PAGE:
A major cause of cancer is tobacco use. This article shares useful tips and techniques to help give up the habit of smoking.
My previous post described the levels of knowledge of a smoker, and how the right knowledge is a prerequisite to motivate someone to give up smoking. But quitting smoking is not easy! Mark Twain supposedly said “Giving up smoking is the easiest thing in the world. I know because I’ve done it thousands of times.”1
Here are the ten tips for smoking cessation I have found most useful in my oncology practice:
- Know your reason: Why are you quitting? Is it so you can live a long and healthy life? Be there for your family and children? Or to become physically fitter and feel more energetic? Look younger? Spend less money (on cigarettes as well as healthcare? Be clear about your reason to quit – and remind yourself often.
- Announce your intention: Let everyone you know (at home, in your workplace, in your social circles) that you are quitting – you are more likely to be committed if you have others’ support and encouragement.
- Set a date: A “cold turkey” approach where you stop completely on a certain date (say a week from today, or your birthday/anniversary) works best. Use the time until that date to prepare mentally.
- Slice your cigarettes into halves: Cut all the cigarettes you have into halves and throw away the halves without the filter. From today until the day you have chosen to quit, smoke only half-cigarettes.
- Get rid of triggers: Get rid of all ashtrays and lighters. If you feel like smoking every time you drink coffee, switch to tea for some time – or drink coffee in places where you cannot light up. For some time, stop meeting friends who smoke. If you smoked at home, rearrange the smoking area so it doesn’t remind you of smoking. Don’t go to the store where you usually buy your cigarettes from. Find ways to avoid anything that makes you feel like smoking.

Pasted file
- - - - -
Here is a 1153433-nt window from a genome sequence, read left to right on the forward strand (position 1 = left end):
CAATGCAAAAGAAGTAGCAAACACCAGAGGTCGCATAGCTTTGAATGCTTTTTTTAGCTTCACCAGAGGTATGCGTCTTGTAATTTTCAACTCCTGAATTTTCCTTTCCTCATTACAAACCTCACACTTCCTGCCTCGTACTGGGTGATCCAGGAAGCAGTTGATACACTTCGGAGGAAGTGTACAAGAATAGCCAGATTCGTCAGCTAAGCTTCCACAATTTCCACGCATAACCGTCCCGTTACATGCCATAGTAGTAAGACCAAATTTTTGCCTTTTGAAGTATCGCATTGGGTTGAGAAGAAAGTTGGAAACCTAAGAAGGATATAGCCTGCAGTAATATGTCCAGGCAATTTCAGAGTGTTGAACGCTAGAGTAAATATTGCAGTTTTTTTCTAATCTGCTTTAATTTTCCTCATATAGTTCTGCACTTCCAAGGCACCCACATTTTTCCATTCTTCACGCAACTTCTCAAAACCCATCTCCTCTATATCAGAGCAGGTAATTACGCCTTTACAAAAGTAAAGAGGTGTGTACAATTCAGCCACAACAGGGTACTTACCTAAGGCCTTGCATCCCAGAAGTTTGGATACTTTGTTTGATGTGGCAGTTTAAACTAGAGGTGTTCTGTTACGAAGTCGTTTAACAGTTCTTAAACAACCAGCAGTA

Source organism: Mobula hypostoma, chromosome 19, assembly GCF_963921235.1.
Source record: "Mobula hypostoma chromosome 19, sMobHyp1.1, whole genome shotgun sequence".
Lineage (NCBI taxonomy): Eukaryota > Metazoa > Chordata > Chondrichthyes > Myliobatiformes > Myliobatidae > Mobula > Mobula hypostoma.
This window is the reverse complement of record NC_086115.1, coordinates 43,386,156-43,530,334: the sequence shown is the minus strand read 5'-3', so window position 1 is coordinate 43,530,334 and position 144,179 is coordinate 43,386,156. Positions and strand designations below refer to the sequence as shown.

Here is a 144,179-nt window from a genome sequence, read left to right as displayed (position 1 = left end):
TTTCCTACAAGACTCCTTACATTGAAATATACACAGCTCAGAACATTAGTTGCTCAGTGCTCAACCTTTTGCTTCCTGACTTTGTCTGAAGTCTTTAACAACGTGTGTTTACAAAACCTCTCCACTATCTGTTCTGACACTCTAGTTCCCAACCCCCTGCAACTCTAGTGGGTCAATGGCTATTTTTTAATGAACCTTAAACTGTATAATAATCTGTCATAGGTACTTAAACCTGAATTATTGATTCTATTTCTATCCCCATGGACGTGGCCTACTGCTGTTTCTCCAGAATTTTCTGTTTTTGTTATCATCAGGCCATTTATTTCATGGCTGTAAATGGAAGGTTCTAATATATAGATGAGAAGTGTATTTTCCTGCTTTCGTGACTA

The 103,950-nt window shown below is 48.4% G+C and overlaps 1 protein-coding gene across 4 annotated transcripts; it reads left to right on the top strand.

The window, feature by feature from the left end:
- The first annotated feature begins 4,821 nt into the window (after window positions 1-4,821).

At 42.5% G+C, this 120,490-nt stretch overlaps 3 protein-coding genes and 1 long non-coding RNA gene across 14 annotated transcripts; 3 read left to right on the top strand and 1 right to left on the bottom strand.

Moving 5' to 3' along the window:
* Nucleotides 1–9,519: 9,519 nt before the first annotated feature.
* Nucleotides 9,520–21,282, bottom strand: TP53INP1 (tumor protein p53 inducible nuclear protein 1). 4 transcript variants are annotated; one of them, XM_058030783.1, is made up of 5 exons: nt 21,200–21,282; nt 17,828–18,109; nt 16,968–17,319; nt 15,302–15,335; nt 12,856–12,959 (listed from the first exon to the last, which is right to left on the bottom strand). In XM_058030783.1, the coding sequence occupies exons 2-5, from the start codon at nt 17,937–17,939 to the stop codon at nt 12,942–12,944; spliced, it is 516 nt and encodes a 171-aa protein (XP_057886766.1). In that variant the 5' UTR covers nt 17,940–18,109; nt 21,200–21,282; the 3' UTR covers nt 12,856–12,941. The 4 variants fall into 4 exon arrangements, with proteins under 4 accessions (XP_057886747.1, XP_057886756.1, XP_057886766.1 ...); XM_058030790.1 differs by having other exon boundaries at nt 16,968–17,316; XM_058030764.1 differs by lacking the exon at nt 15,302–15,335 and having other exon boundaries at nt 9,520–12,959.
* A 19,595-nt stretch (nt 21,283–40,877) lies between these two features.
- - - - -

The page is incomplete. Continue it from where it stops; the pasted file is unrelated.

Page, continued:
- Create distractions: Have a list of things to do whenever you feel like having a smoke – chewing gum, exercising, meditating, going for a short walk, listening to your favorite music. Try to do something with your hands to prevent them from reaching for a cigarette – simply holding a glass of water and sipping from it can work wonders. Spend time on hobbies. Think about how you will reward yourself using the money you save on cigarettes!
- Make access difficult: Throw away all your remaining cigarettes on the day you quit. Don’t keep “one for an emergency”. Try to spend time in places where smoking is not possible – at a mall, in a movie theater, in a library, or in a restaurant with no-smoking areas.
- Know that cravings will pass: Cravings in the initial days after you quit can be intense but last only for a short time. Tell yourself to hang on for just ten minutes – you will be surprised how soon the temptation stops. Remember that cravings become less and less as days go by.
- Keep trying: The smoker who manages to quit smoking rarely succeeds the first time – it may take several attempts to successfully quit. An occasional stumble should not discourage you. Try again soon!
- Get help: Almost three-fourths of smokers who give up do so on their own – without medical help or nicotine replacement. For others, psychological interventions, nicotine replacement, and other medications make it easier to quit. Don’t hesitate to seek your doctor’s help if required. Medications should be used under appropriate supervision. The Government of India’s Ministry of Health and Family Welfare has a very useful Tobacco Cessation Program. One can visit http://www.nhp.gov.in/quit-tobacco for more information, or simply give a missed call on 011-22901701 for registration.
Here’s wishing success to every person trying to quit smoking.